There are times when my heart races because though I know the responses aren’t meant to make her an object of pity, that is exactly what they do. Though I know the words that are often spoken are not meant to make my chest tighten in defense of my daughter, they do. Feeling sorry for her is not an option for us, and so it’s cannot be an option for you. She may have to deal with much more difficult things in life compared to many, but we want you to know that
she is fragile on the outside, but on the inside? She is stronger than most.
The message I would send about how to interact with her is this:
It’s okay to notice her differences.
Please don’t ignore your children if they are asking questions about her. Little ones often have the most open-hearted inquiries, and it’s honestly a pleasure to talk to them on their level about what’s going on with her. We see the hushed whispers, the “look” given by mothers desperately seeking to stop their child from asking what’s wrong with her. It’s a far better thing to let her talk about it out loud versus knowing people are talking about her.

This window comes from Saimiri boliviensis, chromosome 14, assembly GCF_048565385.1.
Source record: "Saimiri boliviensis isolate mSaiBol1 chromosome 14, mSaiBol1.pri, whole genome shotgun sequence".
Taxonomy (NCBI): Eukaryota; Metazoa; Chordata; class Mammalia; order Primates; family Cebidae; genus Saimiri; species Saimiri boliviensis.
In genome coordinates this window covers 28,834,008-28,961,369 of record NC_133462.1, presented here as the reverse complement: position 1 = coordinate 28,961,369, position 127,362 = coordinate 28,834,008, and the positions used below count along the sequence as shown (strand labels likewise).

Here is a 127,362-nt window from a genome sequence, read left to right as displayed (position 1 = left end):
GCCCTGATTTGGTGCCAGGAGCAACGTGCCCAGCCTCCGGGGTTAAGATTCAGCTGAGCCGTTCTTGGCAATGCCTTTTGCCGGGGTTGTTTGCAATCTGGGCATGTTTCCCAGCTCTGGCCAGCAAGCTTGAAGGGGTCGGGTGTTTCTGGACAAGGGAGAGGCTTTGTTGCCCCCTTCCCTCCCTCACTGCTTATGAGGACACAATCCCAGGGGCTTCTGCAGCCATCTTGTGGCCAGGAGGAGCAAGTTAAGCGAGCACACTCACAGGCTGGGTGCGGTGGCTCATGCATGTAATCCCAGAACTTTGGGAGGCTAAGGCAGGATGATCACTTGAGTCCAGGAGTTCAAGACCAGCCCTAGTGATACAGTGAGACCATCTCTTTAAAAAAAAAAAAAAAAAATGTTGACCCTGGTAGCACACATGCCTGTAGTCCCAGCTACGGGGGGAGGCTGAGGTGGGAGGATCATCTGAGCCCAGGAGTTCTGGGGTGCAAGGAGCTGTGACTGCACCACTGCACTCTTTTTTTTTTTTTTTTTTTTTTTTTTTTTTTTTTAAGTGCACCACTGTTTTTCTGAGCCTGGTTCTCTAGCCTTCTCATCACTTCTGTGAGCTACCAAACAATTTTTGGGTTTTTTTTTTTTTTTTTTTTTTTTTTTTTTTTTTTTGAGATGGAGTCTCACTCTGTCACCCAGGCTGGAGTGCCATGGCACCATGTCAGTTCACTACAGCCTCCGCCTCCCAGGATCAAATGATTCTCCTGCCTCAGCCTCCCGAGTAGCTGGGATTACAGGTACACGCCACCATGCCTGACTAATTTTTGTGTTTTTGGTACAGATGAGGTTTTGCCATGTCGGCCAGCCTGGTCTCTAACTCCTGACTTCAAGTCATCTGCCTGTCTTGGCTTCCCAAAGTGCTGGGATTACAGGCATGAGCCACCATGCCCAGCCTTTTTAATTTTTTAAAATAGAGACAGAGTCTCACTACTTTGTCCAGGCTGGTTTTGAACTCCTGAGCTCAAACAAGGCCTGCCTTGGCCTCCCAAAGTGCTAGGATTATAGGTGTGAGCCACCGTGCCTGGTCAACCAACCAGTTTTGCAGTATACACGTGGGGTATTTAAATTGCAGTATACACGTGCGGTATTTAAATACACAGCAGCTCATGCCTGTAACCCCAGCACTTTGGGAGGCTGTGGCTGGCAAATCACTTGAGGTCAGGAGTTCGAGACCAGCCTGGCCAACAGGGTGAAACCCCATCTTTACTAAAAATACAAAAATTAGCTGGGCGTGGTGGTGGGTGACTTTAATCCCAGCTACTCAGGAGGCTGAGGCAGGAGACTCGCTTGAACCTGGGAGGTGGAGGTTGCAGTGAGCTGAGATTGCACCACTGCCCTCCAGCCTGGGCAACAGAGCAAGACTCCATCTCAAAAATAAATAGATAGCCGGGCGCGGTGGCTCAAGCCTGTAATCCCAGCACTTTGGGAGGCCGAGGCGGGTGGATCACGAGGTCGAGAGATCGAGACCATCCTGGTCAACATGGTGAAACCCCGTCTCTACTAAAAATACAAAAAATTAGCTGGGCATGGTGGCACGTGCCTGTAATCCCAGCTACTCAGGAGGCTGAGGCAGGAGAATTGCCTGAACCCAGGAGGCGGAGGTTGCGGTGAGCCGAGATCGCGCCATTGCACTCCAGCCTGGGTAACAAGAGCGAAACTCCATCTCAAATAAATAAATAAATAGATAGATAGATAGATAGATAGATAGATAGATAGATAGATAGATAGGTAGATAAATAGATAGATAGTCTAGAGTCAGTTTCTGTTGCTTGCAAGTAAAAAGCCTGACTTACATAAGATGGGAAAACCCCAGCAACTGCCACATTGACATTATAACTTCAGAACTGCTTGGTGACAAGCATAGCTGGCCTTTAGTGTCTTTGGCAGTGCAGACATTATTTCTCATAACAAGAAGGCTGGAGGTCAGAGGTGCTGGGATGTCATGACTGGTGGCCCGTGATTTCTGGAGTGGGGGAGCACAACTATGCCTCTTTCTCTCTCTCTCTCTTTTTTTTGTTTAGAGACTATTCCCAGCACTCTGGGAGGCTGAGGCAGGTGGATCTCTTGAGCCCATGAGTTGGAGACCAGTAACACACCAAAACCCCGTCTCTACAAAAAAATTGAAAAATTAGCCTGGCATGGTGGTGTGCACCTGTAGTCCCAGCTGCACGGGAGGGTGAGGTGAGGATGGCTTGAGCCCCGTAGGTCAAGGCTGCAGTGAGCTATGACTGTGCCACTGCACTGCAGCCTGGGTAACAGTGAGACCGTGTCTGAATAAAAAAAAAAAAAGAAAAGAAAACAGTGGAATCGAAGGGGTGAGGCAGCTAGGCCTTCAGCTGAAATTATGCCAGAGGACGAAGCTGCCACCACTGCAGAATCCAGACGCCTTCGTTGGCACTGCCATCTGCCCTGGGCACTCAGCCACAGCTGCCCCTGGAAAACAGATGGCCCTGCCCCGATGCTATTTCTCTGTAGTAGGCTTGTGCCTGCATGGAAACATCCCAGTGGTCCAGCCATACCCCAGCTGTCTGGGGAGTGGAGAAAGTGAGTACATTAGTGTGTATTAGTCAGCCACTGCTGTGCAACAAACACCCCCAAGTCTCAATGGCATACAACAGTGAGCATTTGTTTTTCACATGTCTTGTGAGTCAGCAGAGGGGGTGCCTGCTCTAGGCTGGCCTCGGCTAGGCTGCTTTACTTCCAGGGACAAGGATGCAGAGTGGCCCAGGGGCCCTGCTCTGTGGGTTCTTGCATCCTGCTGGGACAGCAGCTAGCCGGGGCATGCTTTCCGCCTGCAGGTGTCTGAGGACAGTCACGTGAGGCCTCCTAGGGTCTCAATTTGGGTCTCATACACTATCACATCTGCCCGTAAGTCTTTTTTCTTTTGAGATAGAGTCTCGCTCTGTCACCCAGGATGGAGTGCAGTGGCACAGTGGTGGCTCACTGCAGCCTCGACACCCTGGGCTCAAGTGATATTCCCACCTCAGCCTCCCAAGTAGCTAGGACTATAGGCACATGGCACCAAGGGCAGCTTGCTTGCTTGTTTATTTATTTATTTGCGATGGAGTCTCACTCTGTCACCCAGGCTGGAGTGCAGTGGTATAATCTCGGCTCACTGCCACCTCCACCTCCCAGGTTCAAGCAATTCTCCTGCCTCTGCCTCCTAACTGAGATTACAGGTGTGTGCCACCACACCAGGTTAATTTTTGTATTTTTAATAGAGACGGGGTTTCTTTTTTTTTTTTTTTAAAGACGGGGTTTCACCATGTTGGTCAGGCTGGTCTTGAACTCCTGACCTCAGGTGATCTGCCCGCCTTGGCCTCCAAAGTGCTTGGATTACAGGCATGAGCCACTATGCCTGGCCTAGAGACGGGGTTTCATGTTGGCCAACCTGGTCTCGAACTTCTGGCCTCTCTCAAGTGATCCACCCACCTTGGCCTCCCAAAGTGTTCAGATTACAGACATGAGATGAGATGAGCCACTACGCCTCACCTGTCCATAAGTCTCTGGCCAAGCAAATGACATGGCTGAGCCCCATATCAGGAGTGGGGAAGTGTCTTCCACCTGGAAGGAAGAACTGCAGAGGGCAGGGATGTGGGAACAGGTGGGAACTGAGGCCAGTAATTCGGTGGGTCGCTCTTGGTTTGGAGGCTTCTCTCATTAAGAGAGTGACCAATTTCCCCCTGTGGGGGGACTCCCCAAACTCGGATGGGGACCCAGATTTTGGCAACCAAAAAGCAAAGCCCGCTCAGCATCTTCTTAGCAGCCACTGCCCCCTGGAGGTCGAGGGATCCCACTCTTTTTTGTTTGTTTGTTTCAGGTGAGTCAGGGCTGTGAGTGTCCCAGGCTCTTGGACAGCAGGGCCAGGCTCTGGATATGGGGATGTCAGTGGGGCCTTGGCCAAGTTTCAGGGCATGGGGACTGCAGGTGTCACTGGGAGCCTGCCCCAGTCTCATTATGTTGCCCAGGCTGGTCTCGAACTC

Please don’t dwell on the differences.
I know it’s a fine line to walk. There are, after all, so many factors that make her not the same as a typical child her age. When it comes to how EB affects her, we opt to treat her much the same as a typical child her age. Yes, she is bandaged up and protected, but that’s it. Physically, she can do almost anything any other child can do.